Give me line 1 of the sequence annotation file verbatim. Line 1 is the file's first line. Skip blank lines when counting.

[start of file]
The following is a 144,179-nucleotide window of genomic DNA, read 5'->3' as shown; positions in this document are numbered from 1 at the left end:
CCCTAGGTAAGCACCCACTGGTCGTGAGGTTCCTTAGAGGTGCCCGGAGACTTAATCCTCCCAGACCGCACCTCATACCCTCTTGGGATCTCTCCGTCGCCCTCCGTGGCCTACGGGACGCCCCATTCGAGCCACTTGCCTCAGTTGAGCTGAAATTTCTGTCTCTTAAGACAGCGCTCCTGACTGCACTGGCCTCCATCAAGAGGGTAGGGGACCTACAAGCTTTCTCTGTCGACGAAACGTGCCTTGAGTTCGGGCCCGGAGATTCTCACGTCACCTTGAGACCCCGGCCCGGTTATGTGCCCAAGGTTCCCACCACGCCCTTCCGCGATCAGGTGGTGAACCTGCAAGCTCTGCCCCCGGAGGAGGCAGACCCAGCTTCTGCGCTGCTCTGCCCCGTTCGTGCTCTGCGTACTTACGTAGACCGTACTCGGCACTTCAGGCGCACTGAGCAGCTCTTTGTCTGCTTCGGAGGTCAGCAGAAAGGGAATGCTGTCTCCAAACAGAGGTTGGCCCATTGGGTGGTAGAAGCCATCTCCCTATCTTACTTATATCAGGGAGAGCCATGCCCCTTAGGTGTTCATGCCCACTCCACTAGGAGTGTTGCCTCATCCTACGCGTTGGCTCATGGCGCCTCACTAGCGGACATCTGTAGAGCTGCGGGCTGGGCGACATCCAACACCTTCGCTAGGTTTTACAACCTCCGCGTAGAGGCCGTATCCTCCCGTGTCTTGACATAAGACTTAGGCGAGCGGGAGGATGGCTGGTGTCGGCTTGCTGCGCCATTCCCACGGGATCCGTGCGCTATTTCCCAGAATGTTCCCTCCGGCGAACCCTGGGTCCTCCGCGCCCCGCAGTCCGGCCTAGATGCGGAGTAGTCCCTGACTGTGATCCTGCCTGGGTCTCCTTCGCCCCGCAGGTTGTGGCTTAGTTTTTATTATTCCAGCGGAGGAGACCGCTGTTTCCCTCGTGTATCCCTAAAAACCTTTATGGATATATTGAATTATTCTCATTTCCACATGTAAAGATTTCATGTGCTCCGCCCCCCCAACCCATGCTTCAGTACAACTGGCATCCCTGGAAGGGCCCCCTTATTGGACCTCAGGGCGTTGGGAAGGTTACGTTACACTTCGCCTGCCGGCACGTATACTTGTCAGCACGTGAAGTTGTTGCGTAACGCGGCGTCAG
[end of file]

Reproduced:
The following is a 144,179-nucleotide window of genomic DNA, read 5'->3' as shown; positions in this document are numbered from 1 at the left end: